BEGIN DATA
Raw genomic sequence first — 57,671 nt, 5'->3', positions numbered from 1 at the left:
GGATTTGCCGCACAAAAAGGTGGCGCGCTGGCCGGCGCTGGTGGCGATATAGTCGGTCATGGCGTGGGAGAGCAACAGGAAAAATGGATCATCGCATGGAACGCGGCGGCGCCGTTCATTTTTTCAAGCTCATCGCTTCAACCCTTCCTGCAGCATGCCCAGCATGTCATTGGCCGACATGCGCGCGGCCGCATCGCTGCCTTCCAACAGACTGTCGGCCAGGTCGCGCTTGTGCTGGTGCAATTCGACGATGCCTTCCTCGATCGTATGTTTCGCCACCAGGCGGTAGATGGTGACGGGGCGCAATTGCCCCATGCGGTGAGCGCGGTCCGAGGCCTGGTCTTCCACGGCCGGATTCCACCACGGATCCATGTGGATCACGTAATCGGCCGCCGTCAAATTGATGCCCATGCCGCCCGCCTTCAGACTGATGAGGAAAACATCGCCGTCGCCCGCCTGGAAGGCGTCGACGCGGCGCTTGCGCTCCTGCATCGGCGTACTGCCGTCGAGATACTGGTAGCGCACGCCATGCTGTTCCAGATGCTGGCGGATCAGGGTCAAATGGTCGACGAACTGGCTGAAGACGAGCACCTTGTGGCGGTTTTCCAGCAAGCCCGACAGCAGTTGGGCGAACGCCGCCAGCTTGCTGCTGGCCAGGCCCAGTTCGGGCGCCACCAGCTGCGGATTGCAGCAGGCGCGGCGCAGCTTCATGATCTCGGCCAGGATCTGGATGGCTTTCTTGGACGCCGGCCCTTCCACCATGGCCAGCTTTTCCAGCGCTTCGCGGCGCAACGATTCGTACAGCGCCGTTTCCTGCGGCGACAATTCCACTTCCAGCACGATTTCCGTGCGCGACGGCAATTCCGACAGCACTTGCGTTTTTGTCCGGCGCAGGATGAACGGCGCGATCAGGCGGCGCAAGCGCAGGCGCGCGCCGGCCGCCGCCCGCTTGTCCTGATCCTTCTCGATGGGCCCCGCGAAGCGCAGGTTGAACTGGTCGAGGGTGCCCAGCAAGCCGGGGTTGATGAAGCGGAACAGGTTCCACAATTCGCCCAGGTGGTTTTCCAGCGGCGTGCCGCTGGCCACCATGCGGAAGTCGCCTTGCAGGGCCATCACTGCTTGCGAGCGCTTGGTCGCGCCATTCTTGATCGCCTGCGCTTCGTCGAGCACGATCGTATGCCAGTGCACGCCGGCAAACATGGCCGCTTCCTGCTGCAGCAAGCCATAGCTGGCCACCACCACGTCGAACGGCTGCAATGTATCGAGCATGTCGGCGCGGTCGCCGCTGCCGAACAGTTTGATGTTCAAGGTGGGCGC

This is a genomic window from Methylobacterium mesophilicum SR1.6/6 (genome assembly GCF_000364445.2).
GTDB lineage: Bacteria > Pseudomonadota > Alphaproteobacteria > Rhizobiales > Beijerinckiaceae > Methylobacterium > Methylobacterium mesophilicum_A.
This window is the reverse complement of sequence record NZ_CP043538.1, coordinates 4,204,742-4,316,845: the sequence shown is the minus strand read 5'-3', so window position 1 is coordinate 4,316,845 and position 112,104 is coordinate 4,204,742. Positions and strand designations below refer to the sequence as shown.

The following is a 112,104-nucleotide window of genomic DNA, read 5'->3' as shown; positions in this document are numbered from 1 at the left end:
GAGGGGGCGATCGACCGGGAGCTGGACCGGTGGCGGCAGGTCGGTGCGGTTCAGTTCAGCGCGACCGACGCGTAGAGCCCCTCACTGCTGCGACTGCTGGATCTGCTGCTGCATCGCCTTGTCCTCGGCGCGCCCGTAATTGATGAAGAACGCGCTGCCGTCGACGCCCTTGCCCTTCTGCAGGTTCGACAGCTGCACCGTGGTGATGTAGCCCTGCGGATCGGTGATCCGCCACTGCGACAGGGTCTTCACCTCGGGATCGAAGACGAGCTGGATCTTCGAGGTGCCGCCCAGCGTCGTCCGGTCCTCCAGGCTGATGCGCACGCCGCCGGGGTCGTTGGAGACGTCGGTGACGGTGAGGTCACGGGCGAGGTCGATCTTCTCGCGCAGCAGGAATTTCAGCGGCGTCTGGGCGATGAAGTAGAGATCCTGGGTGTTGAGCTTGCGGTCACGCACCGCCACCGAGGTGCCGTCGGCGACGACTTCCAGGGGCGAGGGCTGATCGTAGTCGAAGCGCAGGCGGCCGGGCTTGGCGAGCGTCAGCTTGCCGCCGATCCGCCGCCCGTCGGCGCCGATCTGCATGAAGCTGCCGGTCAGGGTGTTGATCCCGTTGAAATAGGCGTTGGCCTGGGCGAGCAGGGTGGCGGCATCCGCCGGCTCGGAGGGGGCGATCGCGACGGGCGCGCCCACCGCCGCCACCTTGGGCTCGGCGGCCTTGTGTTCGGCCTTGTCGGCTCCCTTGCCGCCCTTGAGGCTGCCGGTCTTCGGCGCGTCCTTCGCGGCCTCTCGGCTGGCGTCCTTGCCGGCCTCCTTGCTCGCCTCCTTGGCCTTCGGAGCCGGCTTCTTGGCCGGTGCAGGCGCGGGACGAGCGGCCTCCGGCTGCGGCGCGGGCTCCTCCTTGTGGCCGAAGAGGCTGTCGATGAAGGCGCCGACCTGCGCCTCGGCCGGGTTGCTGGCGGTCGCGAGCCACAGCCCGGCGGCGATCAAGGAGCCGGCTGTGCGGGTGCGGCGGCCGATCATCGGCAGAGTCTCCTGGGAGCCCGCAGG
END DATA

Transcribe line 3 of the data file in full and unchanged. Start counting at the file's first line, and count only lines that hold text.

This is a genomic window from Methylobacterium mesophilicum SR1.6/6 (genome assembly GCF_000364445.2).